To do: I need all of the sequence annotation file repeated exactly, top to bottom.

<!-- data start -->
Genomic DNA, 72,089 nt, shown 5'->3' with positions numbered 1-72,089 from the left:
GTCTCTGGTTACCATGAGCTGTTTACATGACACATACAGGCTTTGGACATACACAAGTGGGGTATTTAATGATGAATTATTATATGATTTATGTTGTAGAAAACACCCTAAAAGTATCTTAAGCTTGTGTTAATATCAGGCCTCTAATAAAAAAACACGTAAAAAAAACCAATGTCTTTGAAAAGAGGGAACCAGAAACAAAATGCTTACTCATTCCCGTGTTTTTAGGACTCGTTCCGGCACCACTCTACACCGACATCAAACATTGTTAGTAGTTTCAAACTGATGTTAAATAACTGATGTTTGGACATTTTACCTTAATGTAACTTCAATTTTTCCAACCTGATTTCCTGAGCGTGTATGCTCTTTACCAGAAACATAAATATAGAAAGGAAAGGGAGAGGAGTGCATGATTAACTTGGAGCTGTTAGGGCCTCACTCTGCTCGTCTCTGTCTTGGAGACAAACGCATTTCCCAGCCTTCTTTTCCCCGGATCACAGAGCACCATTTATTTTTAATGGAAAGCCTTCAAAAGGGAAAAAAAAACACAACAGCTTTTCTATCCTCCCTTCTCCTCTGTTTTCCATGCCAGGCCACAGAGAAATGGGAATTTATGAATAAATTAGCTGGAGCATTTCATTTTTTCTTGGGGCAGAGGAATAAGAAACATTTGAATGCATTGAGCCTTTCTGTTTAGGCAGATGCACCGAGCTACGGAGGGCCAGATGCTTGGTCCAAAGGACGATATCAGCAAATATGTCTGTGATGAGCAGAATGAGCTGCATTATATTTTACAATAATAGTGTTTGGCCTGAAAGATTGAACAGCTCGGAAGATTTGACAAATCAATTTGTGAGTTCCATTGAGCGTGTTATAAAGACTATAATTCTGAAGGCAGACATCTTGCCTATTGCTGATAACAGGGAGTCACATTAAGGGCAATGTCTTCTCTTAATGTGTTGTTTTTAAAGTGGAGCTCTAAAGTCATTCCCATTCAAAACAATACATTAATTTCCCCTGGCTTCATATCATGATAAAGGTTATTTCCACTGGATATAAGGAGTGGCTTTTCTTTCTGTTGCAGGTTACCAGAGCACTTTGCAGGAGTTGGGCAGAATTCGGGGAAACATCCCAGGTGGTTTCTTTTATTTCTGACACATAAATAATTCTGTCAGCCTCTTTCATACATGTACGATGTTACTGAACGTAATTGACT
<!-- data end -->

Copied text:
Genomic DNA, 72,089 nt, shown 5'->3' with positions numbered 1-72,089 from the left:
GTCTCTGGTTACCATGAGCTGTTTACATGACACATACAGGCTTTGGACATACACAAGTGGGGTATTTAATGATGAATTATTATATGATTTATGTTGTAGAAAACACCCTAAAAGTATCTTAAGCTTGTGTTAATATCAGGCCTCTAATAAAAAAACACGTAAAAAAAACCAATGTCTTTGAAAAGAGGGAACCAGAAACAAAATGCTTACTCATTCCCGTGTTTTTAGGACTCGTTCCGGCACCACTCTACACCGACATCAAACATTGTTAGTAGTTTCAAACTGATGTTAAATAACTGATGTTTGGACATTTTACCTTAATGTAACTTCAATTTTTCCAACCTGATTTCCTGAGCGTGTATGCTCTTTACCAGAAACATAAATATAGAAAGGAAAGGGAGAGGAGTGCATGATTAACTTGGAGCTGTTAGGGCCTCACTCTGCTCGTCTCTGTCTTGGAGACAAACGCATTTCCCAGCCTTCTTTTCCCCGGATCACAGAGCACCATTTATTTTTAATGGAAAGCCTTCAAAAGGGAAAAAAAAACACAACAGCTTTTCTATCCTCCCTTCTCCTCTGTTTTCCATGCCAGGCCACAGAGAAATGGGAATTTATGAATAAATTAGCTGGAGCATTTCATTTTTTCTTGGGGCAGAGGAATAAGAAACATTTGAATGCATTGAGCCTTTCTGTTTAGGCAGATGCACCGAGCTACGGAGGGCCAGATGCTTGGTCCAAAGGACGATATCAGCAAATATGTCTGTGATGAGCAGAATGAGCTGCATTATATTTTACAATAATAGTGTTTGGCCTGAAAGATTGAACAGCTCGGAAGATTTGACAAATCAATTTGTGAGTTCCATTGAGCGTGTTATAAAGACTATAATTCTGAAGGCAGACATCTTGCCTATTGCTGATAACAGGGAGTCACATTAAGGGCAATGTCTTCTCTTAATGTGTTGTTTTTAAAGTGGAGCTCTAAAGTCATTCCCATTCAAAACAATACATTAATTTCCCCTGGCTTCATATCATGATAAAGGTTATTTCCACTGGATATAAGGAGTGGCTTTTCTTTCTGTTGCAGGTTACCAGAGCACTTTGCAGGAGTTGGGCAGAATTCGGGGAAACATCCCAGGTGGTTTCTTTTATTTCTGACACATAAATAATTCTGTCAGCCTCTTTCATACATGTACGATGTTACTGAACGTAATTGACT